HARARE, Zimbabwe — “Publish and be damned” is more than just an expression in Zimbabwe today, where the news media is restricted and under threat.
President Robert Mugabe's government has issued licenses to a raft of new newspapers, as a result of agreements between the major parties following flawed elections in 2008.
Among the new batch of publications are NewsDay, a daily published by Alpha Media Holdings which also publishes the Zimbabwe Independent and Standard.
Another prominent new publication is the Daily News, owned by Associated Newspapers of Zimbabwe, which was closed down in 2003 for failing to comply with the registration clauses in the most notorious of Mugabe’s media laws, the Access to Information and Protection of Privacy Act (Aippa). Prior to that, the company’s printing press was destroyed in a bomb attack. Despite the state’s ubiquitous intelligence service nobody was ever charged.
The new privately owned newspapers have provided a measure of diversity but the “public” media remains in the tight grip of the state’s unforgiving propaganda apparatus.
Government-owned papers have exploited their hitherto dominance on the market to act as cheerleaders for Mugabe, 87, and to denigrate Movement for Democratic Change leader Morgan Tsvangirai. The two are currently locked in South African-backed talks on a new constitution. But Mugabe has used the negotiations, now in their third year, to block agreed upon changes and claw back power lost in the 2008 poll. Most notably he has used the police, army and intelligence service to prop up his unpopular regime.
Journalists have been arrested and detained for “undermining the authority” of the president and for publishing the names of state officials responsible for torturing civic detainees, names that had already appeared in court papers.
Despite the proliferation of new publications, Mugabe's regime has refused to open up the airwaves. As a result the only voice heard across the land is Mugabe’s. There also remains on the statute book a host of measures that impinge on press freedom.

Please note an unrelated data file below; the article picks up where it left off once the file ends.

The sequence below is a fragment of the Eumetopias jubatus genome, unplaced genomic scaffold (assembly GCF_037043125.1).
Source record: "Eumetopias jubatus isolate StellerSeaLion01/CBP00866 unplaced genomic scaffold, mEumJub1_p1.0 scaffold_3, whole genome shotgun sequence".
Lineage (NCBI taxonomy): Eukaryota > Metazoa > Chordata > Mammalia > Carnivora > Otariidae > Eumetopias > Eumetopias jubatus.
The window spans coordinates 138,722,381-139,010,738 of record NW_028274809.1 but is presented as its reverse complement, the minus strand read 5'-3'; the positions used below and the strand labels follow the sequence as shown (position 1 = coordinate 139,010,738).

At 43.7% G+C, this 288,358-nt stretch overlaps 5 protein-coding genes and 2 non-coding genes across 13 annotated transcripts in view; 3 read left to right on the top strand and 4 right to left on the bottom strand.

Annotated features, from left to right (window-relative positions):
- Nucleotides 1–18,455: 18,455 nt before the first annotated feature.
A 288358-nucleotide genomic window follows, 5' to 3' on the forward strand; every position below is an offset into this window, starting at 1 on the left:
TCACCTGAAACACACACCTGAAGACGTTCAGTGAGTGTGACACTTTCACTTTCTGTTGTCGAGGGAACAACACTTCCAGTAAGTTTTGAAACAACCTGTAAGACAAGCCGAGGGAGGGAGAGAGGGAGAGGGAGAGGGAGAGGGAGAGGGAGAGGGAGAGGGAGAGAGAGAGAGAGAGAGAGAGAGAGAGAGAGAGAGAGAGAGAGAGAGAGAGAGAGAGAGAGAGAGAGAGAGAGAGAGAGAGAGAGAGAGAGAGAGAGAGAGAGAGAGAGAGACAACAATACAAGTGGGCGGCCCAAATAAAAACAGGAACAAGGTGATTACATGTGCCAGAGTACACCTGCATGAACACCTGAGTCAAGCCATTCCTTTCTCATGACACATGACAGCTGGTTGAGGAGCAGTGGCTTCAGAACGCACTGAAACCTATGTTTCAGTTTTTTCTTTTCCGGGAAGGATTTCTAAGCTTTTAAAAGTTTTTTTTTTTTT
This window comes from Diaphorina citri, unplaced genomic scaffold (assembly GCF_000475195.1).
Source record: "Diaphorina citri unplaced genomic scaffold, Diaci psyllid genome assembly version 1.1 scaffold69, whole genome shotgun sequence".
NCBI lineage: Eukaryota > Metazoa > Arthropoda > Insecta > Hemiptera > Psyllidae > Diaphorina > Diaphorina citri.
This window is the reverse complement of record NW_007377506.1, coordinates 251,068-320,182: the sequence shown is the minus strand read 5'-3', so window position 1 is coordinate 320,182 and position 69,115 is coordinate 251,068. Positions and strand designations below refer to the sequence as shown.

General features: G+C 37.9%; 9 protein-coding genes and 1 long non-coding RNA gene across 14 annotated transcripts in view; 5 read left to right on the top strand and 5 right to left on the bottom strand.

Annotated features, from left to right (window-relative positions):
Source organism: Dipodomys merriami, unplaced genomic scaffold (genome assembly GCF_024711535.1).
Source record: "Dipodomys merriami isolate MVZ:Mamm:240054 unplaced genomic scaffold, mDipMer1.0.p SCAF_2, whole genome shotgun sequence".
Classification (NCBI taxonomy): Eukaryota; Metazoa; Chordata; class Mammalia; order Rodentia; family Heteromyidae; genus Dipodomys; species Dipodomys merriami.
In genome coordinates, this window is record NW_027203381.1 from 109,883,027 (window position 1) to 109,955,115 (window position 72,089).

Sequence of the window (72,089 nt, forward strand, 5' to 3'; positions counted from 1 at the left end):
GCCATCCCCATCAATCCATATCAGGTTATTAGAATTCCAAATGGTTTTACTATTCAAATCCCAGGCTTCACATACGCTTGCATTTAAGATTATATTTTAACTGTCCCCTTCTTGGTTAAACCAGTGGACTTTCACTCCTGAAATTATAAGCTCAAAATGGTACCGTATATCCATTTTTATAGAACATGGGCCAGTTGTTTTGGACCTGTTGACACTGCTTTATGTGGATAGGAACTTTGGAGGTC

“Zimbabwe’s media environment remains threatened by legal and administrative impediments,” United States ambassador to Harare, Charles Ray, told a gathering on Press Freedom Day, May 3. “Journalists and publishers continue to be under threat for doing their work with increased self-censorship for fear of criminal defamation suits.”
Zimbabwe’s criminal defamation laws are a relic of empire, designed to muzzle voices of insurgent nationalism throughout Britain’s far-flung dominions. Most former colonies have repealed such legislation on the grounds that it is inconsistent with democratic norms. Currently, senior MDC official Roy Bennett is unable to return to Zimbabwe to take up his government post because the threat of prosecution hangs over him.
Mugabe's Media and Information Minister Webster Shamu has called on Zimbabwean journalists working in the diaspora to return home. He has also urged what the government calls “pirate” radio stations transmitting to Zimbabwe from abroad to close down. But editors have said the state must guarantee a speedy and unobstructed passage for those who want to return and an end to hate-mongering in the state media.
Currently MDC leaders are subject to vitriolic attacks by the Zimbabwe Broadcasting Corporation (ZBC) and are denied the right of reply. The national broadcaster has in recent weeks been attempting to shift responsibility for violence to the MDC. But Bennett has rejected this claim as ridiculous.
“What we have in Zimbabwe,” he told a business meeting in London, “is a ruthless coterie of thugs, bullies and incompetent individuals masquerading as a political organization.”
Zimbabwean human rights lawyer Beatrice Mtetwa believes ZBC is incapable of reform. Focus should instead be on newcomers, she said.
“I doubt that ZBC in its current state and in our current political environment can be transformed,” she said on Press Freedom Day. “The route we ought to be taking is not transformation of ZBC but providing serious competition to ZBC.”
Media practitioners want the Zimbabwe Media Commission, which is responsible for the licensing of newspapers and broadcasters, to be more proactive in removing media laws that obstruct new players. They point out that it is now two years since state and private media representatives met at the lakeside resort of Kariba to thrash out reforms. There was consensus that Aippa should go.
But that brief "Harare Spring" has fizzled out as the state confines itself to licensing a handful of papers ahead of elections next year, and refuses to permit independent voices on the airwaves.
What is clear from all this is that the public will be unable to make an informed choice at the ballot box. As that is what democracy is all about, Zimbabwe’s future remains bleak in the short term.